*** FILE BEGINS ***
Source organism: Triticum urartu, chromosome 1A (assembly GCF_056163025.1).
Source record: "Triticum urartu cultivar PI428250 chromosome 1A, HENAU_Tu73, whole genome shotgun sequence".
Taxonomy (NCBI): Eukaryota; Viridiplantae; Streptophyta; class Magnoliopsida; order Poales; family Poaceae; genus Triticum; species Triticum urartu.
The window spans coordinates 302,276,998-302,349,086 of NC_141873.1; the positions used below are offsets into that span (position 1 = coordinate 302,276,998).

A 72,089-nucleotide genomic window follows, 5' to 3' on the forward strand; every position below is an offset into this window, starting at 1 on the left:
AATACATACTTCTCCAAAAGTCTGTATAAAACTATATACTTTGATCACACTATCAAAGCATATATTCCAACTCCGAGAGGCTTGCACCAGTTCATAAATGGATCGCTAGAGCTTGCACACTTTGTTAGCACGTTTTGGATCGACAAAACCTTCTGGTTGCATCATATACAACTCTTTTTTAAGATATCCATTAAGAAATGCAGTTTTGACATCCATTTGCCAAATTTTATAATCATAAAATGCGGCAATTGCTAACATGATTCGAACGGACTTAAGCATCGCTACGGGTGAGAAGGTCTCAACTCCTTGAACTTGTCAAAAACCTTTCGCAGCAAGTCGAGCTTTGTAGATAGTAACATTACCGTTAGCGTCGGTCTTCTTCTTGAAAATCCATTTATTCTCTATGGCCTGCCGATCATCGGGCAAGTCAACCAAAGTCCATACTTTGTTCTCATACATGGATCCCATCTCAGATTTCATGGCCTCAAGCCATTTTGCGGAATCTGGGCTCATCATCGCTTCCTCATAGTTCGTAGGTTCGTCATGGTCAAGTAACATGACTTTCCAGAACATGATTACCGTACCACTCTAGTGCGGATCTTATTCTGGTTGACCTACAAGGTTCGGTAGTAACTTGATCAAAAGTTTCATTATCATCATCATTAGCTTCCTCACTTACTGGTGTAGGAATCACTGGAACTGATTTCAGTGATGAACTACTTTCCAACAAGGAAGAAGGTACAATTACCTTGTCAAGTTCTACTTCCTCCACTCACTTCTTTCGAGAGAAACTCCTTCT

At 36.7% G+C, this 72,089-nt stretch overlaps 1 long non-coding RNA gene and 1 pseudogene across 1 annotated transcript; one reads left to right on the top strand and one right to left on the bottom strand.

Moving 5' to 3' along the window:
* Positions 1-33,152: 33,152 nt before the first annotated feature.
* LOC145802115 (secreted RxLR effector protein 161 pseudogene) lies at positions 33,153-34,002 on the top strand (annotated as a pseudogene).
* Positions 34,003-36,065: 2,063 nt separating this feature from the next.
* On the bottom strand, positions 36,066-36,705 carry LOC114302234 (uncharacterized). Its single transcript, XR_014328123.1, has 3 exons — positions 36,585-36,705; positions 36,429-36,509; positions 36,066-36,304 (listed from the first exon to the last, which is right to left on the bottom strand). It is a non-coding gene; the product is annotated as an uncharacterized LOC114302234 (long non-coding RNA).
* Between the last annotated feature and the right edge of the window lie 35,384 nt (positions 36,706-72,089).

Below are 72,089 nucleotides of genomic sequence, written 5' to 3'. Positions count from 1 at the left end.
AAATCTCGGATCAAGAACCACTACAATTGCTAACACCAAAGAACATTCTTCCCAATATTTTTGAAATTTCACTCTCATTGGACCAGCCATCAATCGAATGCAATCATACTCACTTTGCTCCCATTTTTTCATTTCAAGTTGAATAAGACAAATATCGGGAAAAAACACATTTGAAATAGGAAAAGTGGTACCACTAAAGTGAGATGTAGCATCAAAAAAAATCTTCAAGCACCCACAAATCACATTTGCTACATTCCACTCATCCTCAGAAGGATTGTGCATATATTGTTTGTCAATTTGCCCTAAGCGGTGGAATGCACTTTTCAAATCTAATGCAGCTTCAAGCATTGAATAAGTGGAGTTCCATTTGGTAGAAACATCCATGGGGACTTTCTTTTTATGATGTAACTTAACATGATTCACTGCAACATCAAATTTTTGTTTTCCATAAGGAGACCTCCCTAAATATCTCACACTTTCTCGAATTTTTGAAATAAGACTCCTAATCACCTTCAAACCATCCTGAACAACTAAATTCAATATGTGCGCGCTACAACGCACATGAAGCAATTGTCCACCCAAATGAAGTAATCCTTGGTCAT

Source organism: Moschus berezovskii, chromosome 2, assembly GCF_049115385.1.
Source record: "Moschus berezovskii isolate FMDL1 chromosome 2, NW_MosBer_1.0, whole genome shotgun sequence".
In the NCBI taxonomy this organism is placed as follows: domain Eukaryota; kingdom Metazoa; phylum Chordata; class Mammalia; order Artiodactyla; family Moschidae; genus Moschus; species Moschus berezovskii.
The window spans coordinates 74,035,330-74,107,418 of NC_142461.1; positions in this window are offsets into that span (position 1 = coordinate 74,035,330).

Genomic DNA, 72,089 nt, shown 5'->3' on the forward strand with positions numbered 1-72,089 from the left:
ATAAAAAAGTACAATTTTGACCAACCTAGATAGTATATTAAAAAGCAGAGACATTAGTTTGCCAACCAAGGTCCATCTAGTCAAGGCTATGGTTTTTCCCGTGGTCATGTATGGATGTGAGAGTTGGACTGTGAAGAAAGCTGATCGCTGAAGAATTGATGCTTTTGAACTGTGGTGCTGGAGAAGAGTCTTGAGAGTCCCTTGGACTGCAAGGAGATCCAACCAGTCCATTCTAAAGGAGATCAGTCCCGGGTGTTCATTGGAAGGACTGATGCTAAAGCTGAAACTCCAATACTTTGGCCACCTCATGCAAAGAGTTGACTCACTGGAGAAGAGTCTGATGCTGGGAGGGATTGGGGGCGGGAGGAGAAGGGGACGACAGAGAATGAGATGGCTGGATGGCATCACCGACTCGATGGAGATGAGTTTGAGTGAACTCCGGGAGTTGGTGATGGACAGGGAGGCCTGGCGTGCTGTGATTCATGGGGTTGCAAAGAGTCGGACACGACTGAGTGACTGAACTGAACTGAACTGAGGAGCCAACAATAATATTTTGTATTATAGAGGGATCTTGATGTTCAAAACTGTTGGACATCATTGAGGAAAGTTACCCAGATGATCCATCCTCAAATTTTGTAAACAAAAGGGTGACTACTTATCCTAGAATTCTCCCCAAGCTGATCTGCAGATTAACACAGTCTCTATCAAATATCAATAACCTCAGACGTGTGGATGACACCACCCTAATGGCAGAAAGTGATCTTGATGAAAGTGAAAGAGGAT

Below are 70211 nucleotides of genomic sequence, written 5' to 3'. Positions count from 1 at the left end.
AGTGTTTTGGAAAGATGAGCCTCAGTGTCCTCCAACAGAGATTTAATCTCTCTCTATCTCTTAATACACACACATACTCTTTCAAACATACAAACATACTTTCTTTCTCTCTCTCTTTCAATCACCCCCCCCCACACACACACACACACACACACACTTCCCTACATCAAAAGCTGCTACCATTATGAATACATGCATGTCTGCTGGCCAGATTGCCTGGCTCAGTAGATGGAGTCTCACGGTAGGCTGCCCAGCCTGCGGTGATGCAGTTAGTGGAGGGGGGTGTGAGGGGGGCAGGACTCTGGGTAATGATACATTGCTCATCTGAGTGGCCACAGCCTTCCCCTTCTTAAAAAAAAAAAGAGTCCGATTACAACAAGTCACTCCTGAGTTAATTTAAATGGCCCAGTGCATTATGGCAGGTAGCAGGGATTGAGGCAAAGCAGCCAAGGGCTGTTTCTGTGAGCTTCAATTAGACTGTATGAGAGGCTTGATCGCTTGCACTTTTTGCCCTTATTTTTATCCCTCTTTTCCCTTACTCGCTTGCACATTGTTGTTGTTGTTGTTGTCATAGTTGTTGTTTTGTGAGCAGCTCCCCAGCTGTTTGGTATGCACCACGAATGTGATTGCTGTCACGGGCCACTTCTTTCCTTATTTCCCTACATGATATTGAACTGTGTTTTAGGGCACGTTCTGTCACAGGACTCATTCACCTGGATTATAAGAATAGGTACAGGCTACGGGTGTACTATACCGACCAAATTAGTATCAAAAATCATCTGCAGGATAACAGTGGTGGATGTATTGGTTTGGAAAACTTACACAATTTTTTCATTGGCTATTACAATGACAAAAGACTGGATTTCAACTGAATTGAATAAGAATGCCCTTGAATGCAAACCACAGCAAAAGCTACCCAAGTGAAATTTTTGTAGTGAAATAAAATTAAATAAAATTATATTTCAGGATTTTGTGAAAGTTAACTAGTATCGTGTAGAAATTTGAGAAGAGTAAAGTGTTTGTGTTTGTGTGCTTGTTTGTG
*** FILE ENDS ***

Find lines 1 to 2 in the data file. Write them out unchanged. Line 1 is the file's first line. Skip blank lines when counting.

Source organism: Triticum urartu, chromosome 1A (assembly GCF_056163025.1).
Source record: "Triticum urartu cultivar PI428250 chromosome 1A, HENAU_Tu73, whole genome shotgun sequence".